Neuromodulators, such as neuropeptides, can regulate and reconfigure neural circuits to alter their output, affecting in this way animal physiology and behavior. The interplay between the activity of neuronal circuits, their modulation by neuropeptides, and the resulting behavior, is still poorly understood. Here, we present a quantitative framework to study the relationships between the temporal pattern of activity of peptidergic neurons and of motoneurons during Drosophila ecdysis behavior, a highly stereotyped motor sequence that is critical for insect growth. We analyzed, in the time and frequency domains, simultaneous intracellular calcium recordings of peptidergic CCAP (crustacean cardioactive peptide) neurons and motoneurons obtained from isolated central nervous systems throughout fictive ecdysis behavior induced ex vivo by Ecdysis triggering hormone. We found that the activity of both neuronal populations is tightly coupled in a cross-frequency manner, suggesting that CCAP neurons modulate the faster oscillation of motoneurons. To explore this idea further, we used a probabilistic logistic model to show that calcium dynamics in CCAP neurons can predict the oscillation of motoneurons, both in a simple model and in a conductance-base model capable of simulating many of the observed neural dynamics features. Finally, we developed an algorithm to quantify the motor behavior observed in videos of pupal ecdysis, and compared their features to the patterns of neuronal calcium activity recorded ex vivo . We found that the motor activity of the intact animal is more regular than the motoneuronal activity recorded from the ex vivo preparations during fictive ecdysis behavior; the analysis of movement patterns also allowed us to identify a new post-ecdysis phase.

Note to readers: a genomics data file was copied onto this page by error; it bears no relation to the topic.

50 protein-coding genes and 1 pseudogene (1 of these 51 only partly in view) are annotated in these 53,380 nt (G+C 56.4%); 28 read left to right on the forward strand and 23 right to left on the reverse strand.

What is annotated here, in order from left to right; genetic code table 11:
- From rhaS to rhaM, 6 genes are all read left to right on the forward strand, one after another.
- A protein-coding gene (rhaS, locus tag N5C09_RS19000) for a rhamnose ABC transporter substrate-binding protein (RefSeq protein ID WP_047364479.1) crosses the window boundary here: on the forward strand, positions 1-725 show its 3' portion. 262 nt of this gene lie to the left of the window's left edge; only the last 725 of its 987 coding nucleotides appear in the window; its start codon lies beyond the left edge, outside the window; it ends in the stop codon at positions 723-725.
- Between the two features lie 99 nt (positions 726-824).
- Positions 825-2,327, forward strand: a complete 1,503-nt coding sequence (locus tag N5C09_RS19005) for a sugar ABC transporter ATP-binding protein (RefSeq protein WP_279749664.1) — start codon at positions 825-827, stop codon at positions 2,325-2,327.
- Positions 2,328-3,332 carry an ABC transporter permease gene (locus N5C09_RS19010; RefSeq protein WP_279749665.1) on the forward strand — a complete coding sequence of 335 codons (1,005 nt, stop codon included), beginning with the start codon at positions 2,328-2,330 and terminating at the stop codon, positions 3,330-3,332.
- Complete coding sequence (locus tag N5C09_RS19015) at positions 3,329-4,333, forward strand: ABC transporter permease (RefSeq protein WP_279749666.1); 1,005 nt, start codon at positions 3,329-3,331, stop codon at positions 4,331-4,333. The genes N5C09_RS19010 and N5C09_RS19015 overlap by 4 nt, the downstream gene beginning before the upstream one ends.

bioRxiv Subject Collection: Neuroscience